LONDON, England (CNN) -- Britain's Home Office said Wednesday it is banning the military wing of Hezbollah, the Lebanese political movement, because of its support for "terrorism" in Iraq and the Palestinian territories.
Hezbollah fighters with the Shiite militia's yellow flags during ceremony for slain commander Imad Mughnieh.
Parliament must approve the order for it to become law.
The announcement would make it a crime to belong to or encourage support for Hezbollah's military wing. The order does not apply to Hezbollah's political or social activities.
"It sends out a clear message that we condemn Hezbollah's violence and support for terrorism," Home Office minister Tony McNulty said in a statement.
Britain's Terrorism Act allows Home Secretary Jacqui Smith to ban any group that she believes is involved in terrorism.
"Hezbollah's military wing is providing active support to militants in Iraq who are responsible for attacks both on coalition forces and on Iraqi civilians, including providing training in the use of deadly roadside bombs," McNulty said.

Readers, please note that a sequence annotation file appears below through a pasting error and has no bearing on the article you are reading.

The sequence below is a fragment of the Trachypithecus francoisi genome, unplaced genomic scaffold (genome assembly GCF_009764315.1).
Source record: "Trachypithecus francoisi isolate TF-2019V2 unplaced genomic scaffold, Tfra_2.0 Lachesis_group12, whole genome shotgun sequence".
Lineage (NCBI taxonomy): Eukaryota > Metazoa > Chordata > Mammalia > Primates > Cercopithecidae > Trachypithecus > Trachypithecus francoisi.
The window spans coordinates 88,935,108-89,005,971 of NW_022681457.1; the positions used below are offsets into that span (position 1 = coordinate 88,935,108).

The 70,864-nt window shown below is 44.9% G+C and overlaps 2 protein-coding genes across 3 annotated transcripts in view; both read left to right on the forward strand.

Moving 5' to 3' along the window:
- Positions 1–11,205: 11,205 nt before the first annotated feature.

"Hezbollah's military wing also provides support to Palestinian terrorist groups in the occupied Palestinian territories, such as Palestinian Islamic Jihad."
British Prime Minister Gordon Brown said the ban came after "new evidence" of Hezbollah's involvement in terrorism in Iraq and the Palestinian territories. In the House of Commons, Brown called on Hezbollah to lay down its arms and participate in the Lebanese political process "on the same terms as other political parties."
Hezbollah is the largest Shiite Muslim political movement in Lebanon and maintains an armed force that fought a month-long war with Israel in 2006.
The group has been linked to numerous terrorist attacks against American, Israeli, and other Western targets and the United States lists it as a terrorist organization. But many in Lebanon and other parts of the Middle East, particularly Shiites, view Hezbollah militants as freedom fighters.